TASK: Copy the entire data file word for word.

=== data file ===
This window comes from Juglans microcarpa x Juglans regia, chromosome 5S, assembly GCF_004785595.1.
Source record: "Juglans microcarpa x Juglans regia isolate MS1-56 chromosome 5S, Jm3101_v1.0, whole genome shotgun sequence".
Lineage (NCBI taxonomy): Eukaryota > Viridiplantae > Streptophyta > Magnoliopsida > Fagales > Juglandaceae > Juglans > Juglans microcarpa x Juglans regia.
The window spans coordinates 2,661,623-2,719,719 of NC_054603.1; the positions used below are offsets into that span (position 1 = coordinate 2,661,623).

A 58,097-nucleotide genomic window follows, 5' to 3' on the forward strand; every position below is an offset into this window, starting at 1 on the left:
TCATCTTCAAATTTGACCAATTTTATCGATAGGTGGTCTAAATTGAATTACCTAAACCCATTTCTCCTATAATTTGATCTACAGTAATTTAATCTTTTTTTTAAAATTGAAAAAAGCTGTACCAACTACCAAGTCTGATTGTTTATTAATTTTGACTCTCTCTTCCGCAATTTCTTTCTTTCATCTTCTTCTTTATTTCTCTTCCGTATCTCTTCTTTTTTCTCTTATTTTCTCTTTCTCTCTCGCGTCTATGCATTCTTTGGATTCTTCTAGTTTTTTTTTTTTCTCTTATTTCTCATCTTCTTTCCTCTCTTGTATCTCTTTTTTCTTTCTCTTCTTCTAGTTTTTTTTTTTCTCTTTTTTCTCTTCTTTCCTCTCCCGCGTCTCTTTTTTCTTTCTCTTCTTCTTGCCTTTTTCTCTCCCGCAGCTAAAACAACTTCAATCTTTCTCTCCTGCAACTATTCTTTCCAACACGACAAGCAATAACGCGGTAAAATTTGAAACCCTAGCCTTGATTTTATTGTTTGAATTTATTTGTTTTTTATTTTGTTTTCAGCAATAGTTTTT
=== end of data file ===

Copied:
This window comes from Juglans microcarpa x Juglans regia, chromosome 5S, assembly GCF_004785595.1.
Source record: "Juglans microcarpa x Juglans regia isolate MS1-56 chromosome 5S, Jm3101_v1.0, whole genome shotgun sequence".
Lineage (NCBI taxonomy): Eukaryota > Viridiplantae > Streptophyta > Magnoliopsida > Fagales > Juglandaceae > Juglans > Juglans microcarpa x Juglans regia.
The window spans coordinates 2,661,623-2,719,719 of NC_054603.1; the positions used below are offsets into that span (position 1 = coordinate 2,661,623).

A 58,097-nucleotide genomic window follows, 5' to 3' on the forward strand; every position below is an offset into this window, starting at 1 on the left:
TCATCTTCAAATTTGACCAATTTTATCGATAGGTGGTCTAAATTGAATTACCTAAACCCATTTCTCCTATAATTTGATCTACAGTAATTTAATCTTTTTTTTAAAATTGAAAAAAGCTGTACCAACTACCAAGTCTGATTGTTTATTAATTTTGACTCTCTCTTCCGCAATTTCTTTCTTTCATCTTCTTCTTTATTTCTCTTCCGTATCTCTTCTTTTTTCTCTTATTTTCTCTTTCTCTCTCGCGTCTATGCATTCTTTGGATTCTTCTAGTTTTTTTTTTTTCTCTTATTTCTCATCTTCTTTCCTCTCTTGTATCTCTTTTTTCTTTCTCTTCTTCTAGTTTTTTTTTTTCTCTTTTTTCTCTTCTTTCCTCTCCCGCGTCTCTTTTTTCTTTCTCTTCTTCTTGCCTTTTTCTCTCCCGCAGCTAAAACAACTTCAATCTTTCTCTCCTGCAACTATTCTTTCCAACACGACAAGCAATAACGCGGTAAAATTTGAAACCCTAGCCTTGATTTTATTGTTTGAATTTATTTGTTTTTTATTTTGTTTTCAGCAATAGTTTTT